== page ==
Many high school students repeat Algebra I, but few studies have examined students’ performance when they repeat the course.
Developed in collaboration with the Silicon Valley Research Alliance, this REL West study examined how many students repeat Algebra I, how student characteristics relate to the likelihood of repeating, and how well students perform when they repeat the course.
Using six years of data from a cohort of 3,400 first-time seventh grade students in a California school district, authors found that 44 percent of students repeated Algebra I. Of the students who repeated the course, 22 percent had achieved proficiency on the end-of-course standardized assessment.
Overall, researchers found that performance improved when students repeated Algebra I. However, when researchers looked at the data separately for lower and higher performing students during their first taking of the Algebra I course, the findings were not as consistent:
- Low-performing students who repeated the source tended to improve on academic measures.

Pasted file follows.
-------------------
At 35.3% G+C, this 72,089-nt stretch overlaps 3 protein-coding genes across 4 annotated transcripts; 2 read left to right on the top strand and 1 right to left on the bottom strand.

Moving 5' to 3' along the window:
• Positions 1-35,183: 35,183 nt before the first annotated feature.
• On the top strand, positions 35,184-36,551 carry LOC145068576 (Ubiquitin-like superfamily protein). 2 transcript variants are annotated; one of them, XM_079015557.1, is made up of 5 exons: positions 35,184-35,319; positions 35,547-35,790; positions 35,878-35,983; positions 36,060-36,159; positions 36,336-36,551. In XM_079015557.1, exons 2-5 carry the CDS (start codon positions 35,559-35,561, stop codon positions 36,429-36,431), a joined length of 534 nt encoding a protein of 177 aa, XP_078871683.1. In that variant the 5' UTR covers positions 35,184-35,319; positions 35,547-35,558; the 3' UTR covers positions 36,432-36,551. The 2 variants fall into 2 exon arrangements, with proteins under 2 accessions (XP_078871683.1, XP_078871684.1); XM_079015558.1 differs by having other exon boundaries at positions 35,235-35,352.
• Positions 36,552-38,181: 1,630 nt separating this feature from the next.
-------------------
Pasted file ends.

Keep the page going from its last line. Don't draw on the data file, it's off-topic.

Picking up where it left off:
- Higher-performing students who repeated the course improved on some measures but performed worse on others. For instance, students who initially received average course grades of at least a “C” scored higher on the end-of-course standardized test after repeating the course but had lower course grades on average the second time around.
September 18 Policy Forum Highlights Chronic Absenteeism in Utah
November 14, 2014
At Every Day Counts, a policy forum sponsored by REL West in partnership with the Utah State Office of Education, education decision-makers and policymakers learned about current research and explored ways to decrease student chronic absence from school. Access videos, transcripts, and materials from the one-day event by clicking HERE, and click on the links below to see news coverage of the event and topic.
Chronic absence affects 12% of Utah students from KSL.com Utah
More than one in 10 Utah kids chronically missed school last year in The Salt Lake Tribune
SLC School District fights chronic absenteeism from Fox 13 Salt Lake City